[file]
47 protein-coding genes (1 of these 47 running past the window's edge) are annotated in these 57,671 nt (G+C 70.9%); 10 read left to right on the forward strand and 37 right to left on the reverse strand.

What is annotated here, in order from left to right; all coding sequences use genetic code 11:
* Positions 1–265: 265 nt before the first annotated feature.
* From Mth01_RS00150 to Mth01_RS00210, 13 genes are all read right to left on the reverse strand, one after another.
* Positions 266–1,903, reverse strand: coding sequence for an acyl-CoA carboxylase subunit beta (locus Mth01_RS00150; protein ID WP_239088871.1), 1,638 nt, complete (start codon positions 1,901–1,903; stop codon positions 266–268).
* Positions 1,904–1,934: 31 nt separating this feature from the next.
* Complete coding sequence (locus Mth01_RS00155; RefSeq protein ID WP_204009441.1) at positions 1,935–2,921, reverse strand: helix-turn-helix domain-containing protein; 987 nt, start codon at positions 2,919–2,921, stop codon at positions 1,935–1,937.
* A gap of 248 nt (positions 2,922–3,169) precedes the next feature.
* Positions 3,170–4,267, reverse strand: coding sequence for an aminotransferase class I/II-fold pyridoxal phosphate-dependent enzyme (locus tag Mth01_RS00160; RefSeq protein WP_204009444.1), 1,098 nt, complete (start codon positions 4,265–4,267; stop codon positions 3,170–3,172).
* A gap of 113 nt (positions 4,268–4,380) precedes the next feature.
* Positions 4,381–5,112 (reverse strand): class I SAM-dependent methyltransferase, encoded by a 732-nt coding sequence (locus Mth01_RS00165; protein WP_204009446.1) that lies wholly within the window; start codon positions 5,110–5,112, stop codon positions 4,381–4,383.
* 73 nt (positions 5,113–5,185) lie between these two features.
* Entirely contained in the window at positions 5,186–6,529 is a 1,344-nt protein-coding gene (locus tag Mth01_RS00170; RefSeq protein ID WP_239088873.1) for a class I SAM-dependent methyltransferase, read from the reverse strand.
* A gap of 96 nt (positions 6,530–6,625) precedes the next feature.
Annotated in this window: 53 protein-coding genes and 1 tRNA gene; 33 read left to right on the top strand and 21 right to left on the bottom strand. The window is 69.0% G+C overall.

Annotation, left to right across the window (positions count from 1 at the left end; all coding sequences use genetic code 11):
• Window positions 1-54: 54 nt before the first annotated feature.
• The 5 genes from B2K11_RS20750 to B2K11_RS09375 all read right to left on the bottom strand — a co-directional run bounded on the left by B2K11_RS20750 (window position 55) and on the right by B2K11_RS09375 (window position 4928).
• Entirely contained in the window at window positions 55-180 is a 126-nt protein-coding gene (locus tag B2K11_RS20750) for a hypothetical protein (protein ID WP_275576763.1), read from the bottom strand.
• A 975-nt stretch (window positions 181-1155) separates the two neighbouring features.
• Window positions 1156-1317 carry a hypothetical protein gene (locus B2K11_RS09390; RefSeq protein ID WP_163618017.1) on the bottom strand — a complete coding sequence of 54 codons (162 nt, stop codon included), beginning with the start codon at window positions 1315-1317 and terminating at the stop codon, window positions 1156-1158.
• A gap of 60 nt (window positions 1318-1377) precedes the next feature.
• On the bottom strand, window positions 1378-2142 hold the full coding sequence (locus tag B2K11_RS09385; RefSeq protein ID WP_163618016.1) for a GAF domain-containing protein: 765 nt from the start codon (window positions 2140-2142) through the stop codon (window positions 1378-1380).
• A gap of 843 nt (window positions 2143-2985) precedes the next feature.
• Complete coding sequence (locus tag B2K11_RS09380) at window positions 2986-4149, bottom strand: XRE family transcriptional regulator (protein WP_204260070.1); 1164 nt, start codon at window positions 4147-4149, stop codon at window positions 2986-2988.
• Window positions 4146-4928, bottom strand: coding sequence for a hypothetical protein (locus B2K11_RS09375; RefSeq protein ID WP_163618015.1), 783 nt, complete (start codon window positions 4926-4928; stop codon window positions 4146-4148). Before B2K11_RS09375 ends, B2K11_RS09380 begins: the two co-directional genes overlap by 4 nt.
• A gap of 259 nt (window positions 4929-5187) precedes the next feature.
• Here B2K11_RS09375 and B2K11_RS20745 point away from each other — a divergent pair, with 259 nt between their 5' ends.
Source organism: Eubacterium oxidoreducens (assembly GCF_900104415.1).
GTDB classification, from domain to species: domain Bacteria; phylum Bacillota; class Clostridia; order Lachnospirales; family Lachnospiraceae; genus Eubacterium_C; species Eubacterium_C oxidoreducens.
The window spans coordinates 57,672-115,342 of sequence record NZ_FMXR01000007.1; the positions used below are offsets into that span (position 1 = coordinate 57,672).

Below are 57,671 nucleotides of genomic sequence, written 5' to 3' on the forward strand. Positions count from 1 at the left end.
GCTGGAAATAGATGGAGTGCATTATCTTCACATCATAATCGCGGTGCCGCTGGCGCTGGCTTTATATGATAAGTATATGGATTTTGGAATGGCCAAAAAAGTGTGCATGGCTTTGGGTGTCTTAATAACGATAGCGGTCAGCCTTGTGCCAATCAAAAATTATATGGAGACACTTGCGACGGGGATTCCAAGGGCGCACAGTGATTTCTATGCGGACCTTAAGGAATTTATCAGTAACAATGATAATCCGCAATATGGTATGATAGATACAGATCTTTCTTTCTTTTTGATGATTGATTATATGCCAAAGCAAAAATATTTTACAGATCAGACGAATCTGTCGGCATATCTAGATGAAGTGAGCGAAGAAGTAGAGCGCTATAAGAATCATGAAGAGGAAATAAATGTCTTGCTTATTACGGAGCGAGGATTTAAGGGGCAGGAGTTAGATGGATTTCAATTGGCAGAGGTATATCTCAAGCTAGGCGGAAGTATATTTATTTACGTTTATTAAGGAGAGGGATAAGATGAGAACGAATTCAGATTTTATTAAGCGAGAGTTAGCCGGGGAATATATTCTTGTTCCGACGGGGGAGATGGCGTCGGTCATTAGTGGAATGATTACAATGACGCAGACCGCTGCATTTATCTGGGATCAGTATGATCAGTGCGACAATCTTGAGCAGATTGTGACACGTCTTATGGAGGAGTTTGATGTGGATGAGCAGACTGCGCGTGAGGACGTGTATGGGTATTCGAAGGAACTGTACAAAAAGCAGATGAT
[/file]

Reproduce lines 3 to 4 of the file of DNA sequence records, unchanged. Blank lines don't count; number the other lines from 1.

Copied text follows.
* Positions 1–265: 265 nt before the first annotated feature.
* From Mth01_RS00150 to Mth01_RS00210, 13 genes are all read right to left on the reverse strand, one after another.